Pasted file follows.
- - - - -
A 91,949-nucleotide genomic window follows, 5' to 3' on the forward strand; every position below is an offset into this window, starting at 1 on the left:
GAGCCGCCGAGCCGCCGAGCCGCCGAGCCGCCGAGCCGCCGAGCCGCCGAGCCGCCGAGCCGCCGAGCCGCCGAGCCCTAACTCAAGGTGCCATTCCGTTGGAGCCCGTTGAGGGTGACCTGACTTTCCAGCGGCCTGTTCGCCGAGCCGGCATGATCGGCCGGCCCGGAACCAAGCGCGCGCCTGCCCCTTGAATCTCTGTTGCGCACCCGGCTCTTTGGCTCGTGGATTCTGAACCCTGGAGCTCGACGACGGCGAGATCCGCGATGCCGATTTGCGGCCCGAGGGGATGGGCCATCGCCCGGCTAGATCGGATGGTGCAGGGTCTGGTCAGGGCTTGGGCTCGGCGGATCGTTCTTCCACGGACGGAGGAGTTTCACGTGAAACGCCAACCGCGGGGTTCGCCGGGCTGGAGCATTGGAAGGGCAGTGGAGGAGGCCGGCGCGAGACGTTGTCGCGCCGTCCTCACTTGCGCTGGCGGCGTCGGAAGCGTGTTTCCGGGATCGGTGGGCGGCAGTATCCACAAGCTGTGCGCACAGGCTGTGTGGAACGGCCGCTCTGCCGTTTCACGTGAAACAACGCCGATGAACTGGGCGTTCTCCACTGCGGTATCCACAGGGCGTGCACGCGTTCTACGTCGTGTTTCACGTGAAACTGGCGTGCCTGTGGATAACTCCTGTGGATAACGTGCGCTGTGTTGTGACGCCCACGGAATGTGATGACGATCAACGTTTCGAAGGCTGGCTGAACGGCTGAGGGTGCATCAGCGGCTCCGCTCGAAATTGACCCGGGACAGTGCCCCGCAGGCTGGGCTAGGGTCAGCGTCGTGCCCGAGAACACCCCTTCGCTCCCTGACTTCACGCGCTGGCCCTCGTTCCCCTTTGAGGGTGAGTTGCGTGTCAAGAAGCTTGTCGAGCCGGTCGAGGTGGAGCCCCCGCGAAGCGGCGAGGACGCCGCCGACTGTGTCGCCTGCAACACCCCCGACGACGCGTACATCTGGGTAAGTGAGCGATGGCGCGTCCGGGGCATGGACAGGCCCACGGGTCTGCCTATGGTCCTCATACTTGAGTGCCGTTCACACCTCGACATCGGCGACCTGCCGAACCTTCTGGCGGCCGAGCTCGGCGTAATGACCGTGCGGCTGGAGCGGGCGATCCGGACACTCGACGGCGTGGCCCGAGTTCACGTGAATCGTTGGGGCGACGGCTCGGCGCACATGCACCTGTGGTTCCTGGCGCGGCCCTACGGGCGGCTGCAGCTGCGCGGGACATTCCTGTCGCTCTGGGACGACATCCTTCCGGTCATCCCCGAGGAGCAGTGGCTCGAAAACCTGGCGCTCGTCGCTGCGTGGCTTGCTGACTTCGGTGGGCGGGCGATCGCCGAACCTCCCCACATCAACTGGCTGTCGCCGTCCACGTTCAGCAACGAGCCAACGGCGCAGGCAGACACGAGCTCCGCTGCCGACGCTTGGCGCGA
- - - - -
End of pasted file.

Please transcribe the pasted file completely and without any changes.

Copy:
A 91,949-nucleotide genomic window follows, 5' to 3' on the forward strand; every position below is an offset into this window, starting at 1 on the left:
GAGCCGCCGAGCCGCCGAGCCGCCGAGCCGCCGAGCCGCCGAGCCGCCGAGCCGCCGAGCCGCCGAGCCGCCGAGCCCTAACTCAAGGTGCCATTCCGTTGGAGCCCGTTGAGGGTGACCTGACTTTCCAGCGGCCTGTTCGCCGAGCCGGCATGATCGGCCGGCCCGGAACCAAGCGCGCGCCTGCCCCTTGAATCTCTGTTGCGCACCCGGCTCTTTGGCTCGTGGATTCTGAACCCTGGAGCTCGACGACGGCGAGATCCGCGATGCCGATTTGCGGCCCGAGGGGATGGGCCATCGCCCGGCTAGATCGGATGGTGCAGGGTCTGGTCAGGGCTTGGGCTCGGCGGATCGTTCTTCCACGGACGGAGGAGTTTCACGTGAAACGCCAACCGCGGGGTTCGCCGGGCTGGAGCATTGGAAGGGCAGTGGAGGAGGCCGGCGCGAGACGTTGTCGCGCCGTCCTCACTTGCGCTGGCGGCGTCGGAAGCGTGTTTCCGGGATCGGTGGGCGGCAGTATCCACAAGCTGTGCGCACAGGCTGTGTGGAACGGCCGCTCTGCCGTTTCACGTGAAACAACGCCGATGAACTGGGCGTTCTCCACTGCGGTATCCACAGGGCGTGCACGCGTTCTACGTCGTGTTTCACGTGAAACTGGCGTGCCTGTGGATAACTCCTGTGGATAACGTGCGCTGTGTTGTGACGCCCACGGAATGTGATGACGATCAACGTTTCGAAGGCTGGCTGAACGGCTGAGGGTGCATCAGCGGCTCCGCTCGAAATTGACCCGGGACAGTGCCCCGCAGGCTGGGCTAGGGTCAGCGTCGTGCCCGAGAACACCCCTTCGCTCCCTGACTTCACGCGCTGGCCCTCGTTCCCCTTTGAGGGTGAGTTGCGTGTCAAGAAGCTTGTCGAGCCGGTCGAGGTGGAGCCCCCGCGAAGCGGCGAGGACGCCGCCGACTGTGTCGCCTGCAACACCCCCGACGACGCGTACATCTGGGTAAGTGAGCGATGGCGCGTCCGGGGCATGGACAGGCCCACGGGTCTGCCTATGGTCCTCATACTTGAGTGCCGTTCACACCTCGACATCGGCGACCTGCCGAACCTTCTGGCGGCCGAGCTCGGCGTAATGACCGTGCGGCTGGAGCGGGCGATCCGGACACTCGACGGCGTGGCCCGAGTTCACGTGAATCGTTGGGGCGACGGCTCGGCGCACATGCACCTGTGGTTCCTGGCGCGGCCCTACGGGCGGCTGCAGCTGCGCGGGACATTCCTGTCGCTCTGGGACGACATCCTTCCGGTCATCCCCGAGGAGCAGTGGCTCGAAAACCTGGCGCTCGTCGCTGCGTGGCTTGCTGACTTCGGTGGGCGGGCGATCGCCGAACCTCCCCACATCAACTGGCTGTCGCCGTCCACGTTCAGCAACGAGCCAACGGCGCAGGCAGACACGAGCTCCGCTGCCGACGCTTGGCGCGA